“We have tried to make it clear that it is okay for districts to want to hire staff, but they must have a plan if that money is not there,” Infante-Green said at the May 26 meeting.

State officials said at the May 26 meeting that they expect the guidelines to be back in the districts by June 7.

Dube said that municipalities should really view this federal money as grants that are requested for specific purposes, rather than as a lump sum deposited into the municipality’s bank account.

Don’t open the door to extra marketing campaign darkish cash

The BDN Opinion division operates independently and does not set newsroom guidelines and does not contribute to reporting or editing articles elsewhere in the newspaper or on

Lisa Graves is the executive director of True North Research and a former assistant assistant attorney general in the US Department of Justice’s Office of Legal Policy. This column was produced for Progressive magazine and distributed by the Tribune News Service.

On April 26, the US Supreme Court heard oral arguments in a case that could overturn decades of transparency laws even if dark money spending continues to rise due to special interests.

The court’s new majority is being asked by billionaire Charles Koch’s nonprofits to broaden the notion that “money is language” by ruling that the first amendment prohibits disclosure laws that might discourage large donors from using nonprofits anymore To give money.

On the surface, the case known as the Americans for Prosperity Foundation v Bonta is about whether a state can require a nonprofit group to publish a list of their donors who are donating $ 5,000 or more. This data is not public, but a bug in California’s electronic filing system accidentally made it briefly searchable by other filing devices, which Koch’s Americans for Prosperity Foundation discovered.

The rule that requires secret disclosure has been followed on millions of nonprofit filings since 1970. There is no evidence that it has been abused or abused by regulators or anyone else, and the California bug has been fixed.

But that wasn’t good enough for Kochs Americans for Prosperity, who had apparently refused to share that data with California anyway, despite the Internal Revenue Service’s request to do so on Appendix B of their annual tax returns. The IRS has allowed nonprofits to edit the names but requires public disclosure of the largest amounts.

This rule is the only reason we know, for example, that after Justice Antonin Scalia passed away in February 2016, a group called the Wellspring Committee received almost all of its funding of more than $ 28 million from a single donor. The donor’s identity is still unknown.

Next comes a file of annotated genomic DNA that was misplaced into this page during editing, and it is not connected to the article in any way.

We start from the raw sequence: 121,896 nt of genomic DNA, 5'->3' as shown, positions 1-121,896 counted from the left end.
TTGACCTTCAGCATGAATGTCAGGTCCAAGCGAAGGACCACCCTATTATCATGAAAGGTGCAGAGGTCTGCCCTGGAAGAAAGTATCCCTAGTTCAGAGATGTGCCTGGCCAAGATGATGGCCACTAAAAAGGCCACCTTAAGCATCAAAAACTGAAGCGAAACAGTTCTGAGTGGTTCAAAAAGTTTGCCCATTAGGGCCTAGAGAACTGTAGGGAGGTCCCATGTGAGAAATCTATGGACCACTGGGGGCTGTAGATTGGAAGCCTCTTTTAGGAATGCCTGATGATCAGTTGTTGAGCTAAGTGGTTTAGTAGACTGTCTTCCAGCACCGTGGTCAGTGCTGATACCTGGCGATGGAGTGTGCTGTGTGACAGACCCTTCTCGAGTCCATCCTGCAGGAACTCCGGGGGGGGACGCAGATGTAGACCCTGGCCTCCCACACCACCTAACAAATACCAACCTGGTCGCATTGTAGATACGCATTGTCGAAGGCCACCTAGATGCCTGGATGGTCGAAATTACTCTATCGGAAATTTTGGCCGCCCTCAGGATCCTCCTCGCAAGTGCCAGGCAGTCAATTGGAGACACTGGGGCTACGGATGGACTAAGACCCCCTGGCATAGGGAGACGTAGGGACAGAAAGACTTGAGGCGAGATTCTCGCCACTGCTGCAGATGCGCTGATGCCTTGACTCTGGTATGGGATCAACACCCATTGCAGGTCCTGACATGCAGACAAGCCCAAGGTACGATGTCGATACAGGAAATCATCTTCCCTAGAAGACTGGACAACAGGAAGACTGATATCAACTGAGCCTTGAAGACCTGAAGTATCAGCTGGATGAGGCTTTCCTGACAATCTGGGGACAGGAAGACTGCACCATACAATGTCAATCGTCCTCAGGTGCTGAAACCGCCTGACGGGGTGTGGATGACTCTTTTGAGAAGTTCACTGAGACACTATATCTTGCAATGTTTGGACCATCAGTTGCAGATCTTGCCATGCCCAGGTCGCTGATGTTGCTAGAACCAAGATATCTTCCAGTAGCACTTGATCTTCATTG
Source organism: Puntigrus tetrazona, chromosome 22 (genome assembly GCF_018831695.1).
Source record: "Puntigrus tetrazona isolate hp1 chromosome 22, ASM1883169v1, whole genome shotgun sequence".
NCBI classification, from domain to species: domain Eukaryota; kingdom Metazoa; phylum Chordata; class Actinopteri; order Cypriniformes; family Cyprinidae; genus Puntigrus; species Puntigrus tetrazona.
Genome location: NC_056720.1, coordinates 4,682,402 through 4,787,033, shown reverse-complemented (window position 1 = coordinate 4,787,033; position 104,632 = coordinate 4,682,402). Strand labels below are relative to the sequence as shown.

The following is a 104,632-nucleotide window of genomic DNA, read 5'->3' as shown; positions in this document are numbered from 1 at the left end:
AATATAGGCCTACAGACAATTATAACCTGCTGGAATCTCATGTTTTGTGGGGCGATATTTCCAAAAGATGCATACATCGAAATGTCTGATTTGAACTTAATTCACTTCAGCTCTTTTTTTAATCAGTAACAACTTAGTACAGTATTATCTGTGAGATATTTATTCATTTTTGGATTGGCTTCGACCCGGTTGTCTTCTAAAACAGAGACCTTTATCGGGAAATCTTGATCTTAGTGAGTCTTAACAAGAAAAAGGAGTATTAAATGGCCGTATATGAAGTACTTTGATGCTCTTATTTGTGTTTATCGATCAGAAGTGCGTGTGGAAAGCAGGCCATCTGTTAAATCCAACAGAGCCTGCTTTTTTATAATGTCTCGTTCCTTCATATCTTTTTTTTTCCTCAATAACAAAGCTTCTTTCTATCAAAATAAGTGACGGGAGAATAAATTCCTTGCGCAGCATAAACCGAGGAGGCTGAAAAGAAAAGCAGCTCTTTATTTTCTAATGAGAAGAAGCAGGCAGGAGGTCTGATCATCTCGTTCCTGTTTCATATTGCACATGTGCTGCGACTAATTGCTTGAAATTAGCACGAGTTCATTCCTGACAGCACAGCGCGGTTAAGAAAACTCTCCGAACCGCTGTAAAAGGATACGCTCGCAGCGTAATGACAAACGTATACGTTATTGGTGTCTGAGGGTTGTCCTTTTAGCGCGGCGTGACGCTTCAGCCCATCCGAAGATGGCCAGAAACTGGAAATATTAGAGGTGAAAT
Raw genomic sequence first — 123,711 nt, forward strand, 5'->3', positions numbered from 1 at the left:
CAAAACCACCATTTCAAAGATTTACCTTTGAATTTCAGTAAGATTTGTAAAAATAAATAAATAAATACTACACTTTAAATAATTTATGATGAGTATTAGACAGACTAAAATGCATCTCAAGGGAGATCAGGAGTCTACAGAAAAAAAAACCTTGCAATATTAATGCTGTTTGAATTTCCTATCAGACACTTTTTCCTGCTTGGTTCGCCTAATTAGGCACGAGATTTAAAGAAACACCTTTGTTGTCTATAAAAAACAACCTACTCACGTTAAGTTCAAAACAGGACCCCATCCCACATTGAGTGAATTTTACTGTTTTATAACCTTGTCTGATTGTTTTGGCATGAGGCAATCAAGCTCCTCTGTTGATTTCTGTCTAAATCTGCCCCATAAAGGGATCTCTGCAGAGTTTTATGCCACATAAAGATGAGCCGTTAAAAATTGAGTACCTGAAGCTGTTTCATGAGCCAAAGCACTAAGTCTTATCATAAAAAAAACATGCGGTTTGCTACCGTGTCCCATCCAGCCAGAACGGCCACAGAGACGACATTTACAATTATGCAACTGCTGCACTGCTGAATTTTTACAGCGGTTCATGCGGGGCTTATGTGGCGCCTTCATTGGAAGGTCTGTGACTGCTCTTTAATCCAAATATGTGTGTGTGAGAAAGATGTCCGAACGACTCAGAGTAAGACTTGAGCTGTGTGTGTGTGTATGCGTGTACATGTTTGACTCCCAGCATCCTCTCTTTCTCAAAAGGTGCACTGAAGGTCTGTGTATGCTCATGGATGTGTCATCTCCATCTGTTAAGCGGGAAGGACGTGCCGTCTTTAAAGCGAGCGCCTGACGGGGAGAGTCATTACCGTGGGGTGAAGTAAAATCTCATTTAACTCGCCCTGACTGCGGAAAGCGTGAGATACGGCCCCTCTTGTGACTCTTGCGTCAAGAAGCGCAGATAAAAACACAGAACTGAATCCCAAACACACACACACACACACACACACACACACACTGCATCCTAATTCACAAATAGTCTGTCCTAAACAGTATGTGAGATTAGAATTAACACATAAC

Between 2016 and 17, Wellspring donated a total of $ 38 million to a group called the Judicial Crisis Network, which spent millions pressuring the Senate to block President Barack Obama’s candidate for the US Supreme Court, Merrick Garland and then push for confirmation of President Donald Trump’s candidate for that seat, Neil Gorsuch. After Wellspring spent an additional million to confirm Brett Kavanaugh, he closed.

The Supreme Court case continues Koch’s attack on minimal transparency and scrutiny of nonprofits that became increasingly embroiled in elections following the controversial Citizens United ruling in 2010.

Since then, Koch has helped raise and spend more than a billion dollars to influence the elections, but the donors are being kept hidden. This is why spending on groups like Americans for Prosperity is so robust. Unlike funds that are donated directly to a candidate or political party and must be disclosed, donations to groups like Americans for Prosperity are classified.

In fact, we don’t even know how much Koch himself or Koch Industries spent since Senator Mitch McConnell blocked the disclosure bills.

Americans for Prosperity has spent millions helping GOP candidates win the election and validating Trump-appointed judges. That includes helping Amy Coney Barrett get re-elected shortly before the 2020 election, which is why Sen. Sheldon Whitehouse, D-Rhode Island and others asked that she withdraw from hearing the case. Barrett refused.

But now Judges Barrett, Kavanaugh, and Gorsuch are ready to support the agenda of the dark money groups that took them to the Supreme Court. They could even deal a fatal blow to disclosure laws like HR 1, the For the People Act, which would shed light on billionaires like Koch, who secretly spent countless millions to influence elections.

This is the wrong way. Our democracy urgently needs more sunshine, not more darkness.